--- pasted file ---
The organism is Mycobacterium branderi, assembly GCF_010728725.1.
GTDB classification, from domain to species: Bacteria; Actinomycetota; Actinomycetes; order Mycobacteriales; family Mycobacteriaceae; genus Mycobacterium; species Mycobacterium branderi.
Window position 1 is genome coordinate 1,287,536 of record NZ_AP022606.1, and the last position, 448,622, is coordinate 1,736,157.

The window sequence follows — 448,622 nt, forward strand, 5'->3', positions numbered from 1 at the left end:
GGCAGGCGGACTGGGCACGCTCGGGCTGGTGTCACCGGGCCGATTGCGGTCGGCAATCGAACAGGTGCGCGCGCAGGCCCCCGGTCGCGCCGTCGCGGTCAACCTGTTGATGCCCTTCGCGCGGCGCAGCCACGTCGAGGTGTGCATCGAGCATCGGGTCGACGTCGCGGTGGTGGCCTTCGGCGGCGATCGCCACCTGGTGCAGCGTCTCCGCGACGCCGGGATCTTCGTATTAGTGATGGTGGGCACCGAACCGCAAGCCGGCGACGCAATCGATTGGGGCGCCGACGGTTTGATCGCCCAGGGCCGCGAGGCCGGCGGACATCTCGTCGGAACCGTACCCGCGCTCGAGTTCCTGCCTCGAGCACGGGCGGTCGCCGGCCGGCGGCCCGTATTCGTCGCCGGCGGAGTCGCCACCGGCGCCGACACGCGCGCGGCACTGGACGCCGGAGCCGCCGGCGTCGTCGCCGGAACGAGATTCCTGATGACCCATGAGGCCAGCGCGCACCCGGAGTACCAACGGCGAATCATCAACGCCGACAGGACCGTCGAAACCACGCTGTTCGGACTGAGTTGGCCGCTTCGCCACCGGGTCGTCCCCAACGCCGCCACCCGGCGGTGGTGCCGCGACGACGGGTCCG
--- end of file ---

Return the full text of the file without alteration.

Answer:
The organism is Mycobacterium branderi, assembly GCF_010728725.1.
GTDB classification, from domain to species: Bacteria; Actinomycetota; Actinomycetes; order Mycobacteriales; family Mycobacteriaceae; genus Mycobacterium; species Mycobacterium branderi.
Window position 1 is genome coordinate 1,287,536 of record NZ_AP022606.1, and the last position, 448,622, is coordinate 1,736,157.

The window sequence follows — 448,622 nt, forward strand, 5'->3', positions numbered from 1 at the left end:
GGCAGGCGGACTGGGCACGCTCGGGCTGGTGTCACCGGGCCGATTGCGGTCGGCAATCGAACAGGTGCGCGCGCAGGCCCCCGGTCGCGCCGTCGCGGTCAACCTGTTGATGCCCTTCGCGCGGCGCAGCCACGTCGAGGTGTGCATCGAGCATCGGGTCGACGTCGCGGTGGTGGCCTTCGGCGGCGATCGCCACCTGGTGCAGCGTCTCCGCGACGCCGGGATCTTCGTATTAGTGATGGTGGGCACCGAACCGCAAGCCGGCGACGCAATCGATTGGGGCGCCGACGGTTTGATCGCCCAGGGCCGCGAGGCCGGCGGACATCTCGTCGGAACCGTACCCGCGCTCGAGTTCCTGCCTCGAGCACGGGCGGTCGCCGGCCGGCGGCCCGTATTCGTCGCCGGCGGAGTCGCCACCGGCGCCGACACGCGCGCGGCACTGGACGCCGGAGCCGCCGGCGTCGTCGCCGGAACGAGATTCCTGATGACCCATGAGGCCAGCGCGCACCCGGAGTACCAACGGCGAATCATCAACGCCGACAGGACCGTCGAAACCACGCTGTTCGGACTGAGTTGGCCGCTTCGCCACCGGGTCGTCCCCAACGCCGCCACCCGGCGGTGGTGCCGCGACGACGGGTCCG